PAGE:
The Banning of Drag Shows Across America

Who is it really about?


Blaise Gainey/WPLN

Britney Banks speaks to protesters outside the Tennessee state Capitol on Feb. 14, 2023, as the legislature hears testimony on two bills that would restrict the rights of LGBTQ people in the state.

Shayla Aguiar, Staff Writer

Though most know what drag means, here’s the definition:

“Drag is a gender-bending art where a person dresses in different types of clothing and makeup to exaggerate a gender identity, often of the opposite sex. Even though drag is known for entertaining performances, it is also a way to showcase self-expression and celebrate LGBTQ+ pride.” 

Tennessee is one of the first states to legally outlaw drag shows in public places that are open to children. Tennessee Governor Bill Lee has pushed for this law to pass. Ironically, there is evidence of the governor dressing in drag himself.

This picture appears to be Bill Lee in drag in 1977. (High School Yearbook)

So what in the exact (vague) words does this bill contain?

The following comes directly from the Tennessee General Assembly:

Obscenity and Pornography–As introduced, creates an offense for a person who engages in an adult cabaret performance on public property or in a location where the adult cabaret performance could be viewed by a person who is not an adult.” (Amends TCA Title 7, Chapter 51, Part 14)

Drag queens Just JP, left, and Sham Payne read stories to children during a Drag Story Hour at Chelsea Public Library. (ERIN CLARK/GLOBE STAFF) 

This bill had been passed due to multiple scenarios in which some public story times for children, a beloved pastime, have welcomed drag performers to read to children. The children seem to really enjoy these moments, as it is a way to expand upon their imagination and grow.

Some people perceive it as the contrary.

I am also adding that in no way shape or form is it okay for an adult to be explicitly sexual with a minor.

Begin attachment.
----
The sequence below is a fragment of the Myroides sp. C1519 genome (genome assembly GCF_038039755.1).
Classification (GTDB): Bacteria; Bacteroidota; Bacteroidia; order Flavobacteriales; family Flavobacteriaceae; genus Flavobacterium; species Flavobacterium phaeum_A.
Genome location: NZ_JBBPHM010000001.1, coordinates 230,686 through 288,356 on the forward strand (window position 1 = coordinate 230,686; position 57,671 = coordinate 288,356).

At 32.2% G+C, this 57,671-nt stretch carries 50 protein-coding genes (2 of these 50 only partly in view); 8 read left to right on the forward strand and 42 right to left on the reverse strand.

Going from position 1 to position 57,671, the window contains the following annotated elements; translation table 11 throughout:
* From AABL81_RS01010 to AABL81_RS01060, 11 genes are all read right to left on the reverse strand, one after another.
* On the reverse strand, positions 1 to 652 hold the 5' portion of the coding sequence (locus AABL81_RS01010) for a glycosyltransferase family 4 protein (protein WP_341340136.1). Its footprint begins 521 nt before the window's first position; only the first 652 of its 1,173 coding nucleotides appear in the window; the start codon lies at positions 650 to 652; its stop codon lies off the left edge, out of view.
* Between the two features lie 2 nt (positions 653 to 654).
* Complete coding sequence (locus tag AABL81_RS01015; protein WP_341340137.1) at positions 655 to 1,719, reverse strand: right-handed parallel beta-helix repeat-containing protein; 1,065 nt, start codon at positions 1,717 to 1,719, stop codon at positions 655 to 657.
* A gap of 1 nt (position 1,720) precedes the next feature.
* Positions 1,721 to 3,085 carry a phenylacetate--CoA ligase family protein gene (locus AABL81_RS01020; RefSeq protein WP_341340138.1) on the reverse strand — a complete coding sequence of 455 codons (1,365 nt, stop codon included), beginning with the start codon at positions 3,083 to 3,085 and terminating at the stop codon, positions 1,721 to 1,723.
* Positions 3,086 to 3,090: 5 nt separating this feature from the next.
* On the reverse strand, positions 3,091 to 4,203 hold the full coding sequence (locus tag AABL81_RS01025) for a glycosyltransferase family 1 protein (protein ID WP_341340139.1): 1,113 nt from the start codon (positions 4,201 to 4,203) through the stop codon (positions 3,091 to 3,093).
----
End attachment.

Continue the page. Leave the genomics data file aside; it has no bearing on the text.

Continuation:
This idea of taking away outlets for the LGBTQ+ to express themselves freely has spread throughout multiple states meaning that this is not the only bill that has been passed in retribution to the examples of so-called liberty in America. 

Many other GOP-led states have been influenced by this initial move towards the trans community.  

“We work hard to teach our kids that everybody is equal and everybody matters. We were talking this morning, and she’s like, ‘I’m 7, and I know that God loves everyone and could never hate someone why would someone say that.’” (Chase Castor)

 The states passing this restriction claim that it is for their children’s safety. However, the accusation of the LGBTQ+ being ‘groomers’ has definitely been spread around, mostly in the Republican party. 

“This narrative is rooted in past anti-gay movements. The weaponization of the term grooming” is tied to a history of longstanding false claims that gay, lesbian and bisexual people — and men in particular — molest children at higher rates than people who are not LGBTQ+. Research shows that the idea is false (Madison Czopek).

There have even been scenes in which armed people show up to stop these drag shows intended for kids. Is this the adult way to handle this situation?

This path of beliefs has extended to Idaho’s senate, which bans age-appropriate, medically necessary care for transgender youth under the age of 18 and SF 482 which would prohibit transgender youth from using school restrooms and locker rooms that match their gender identity. 

This predicament has been going on for much longer than most people know. Back in April 2022, Alabama Gov. Kay Ivey signed a law making it a crime punishable by up to ten years in prison to dispense certain medication to minors to help with their gender transition.

Some of the Proud Boys protesters in Columbus, Ohio. (YouTube)

Which only makes me wonder how much else we as a society have not yet been aware of.

Here is a podcast from ACLU’s Artist Ambassador for Transgender Justice, where Peppermint, a drag queen, talks about the dangers of drag censorship, as well as her own experiences with it.

In this instance we could use the phrase, ‘one ruins it for all,’ which can be used in many contexts. For instance, we don’t take away everyone’s guns because (more than a few) people have shown they can’t be trusted. Instead of stripping their rights away from them, we could discuss a more positive option like putting a dress code for shows intended for 18 and under. This way, if you would like to bring your children to drag shows (especially to see all of the color!) you wouldn’t have to worry about your child catching a full moon during shows. 

As there are multiple ways to handle this situation, do we as a democracy really get a say?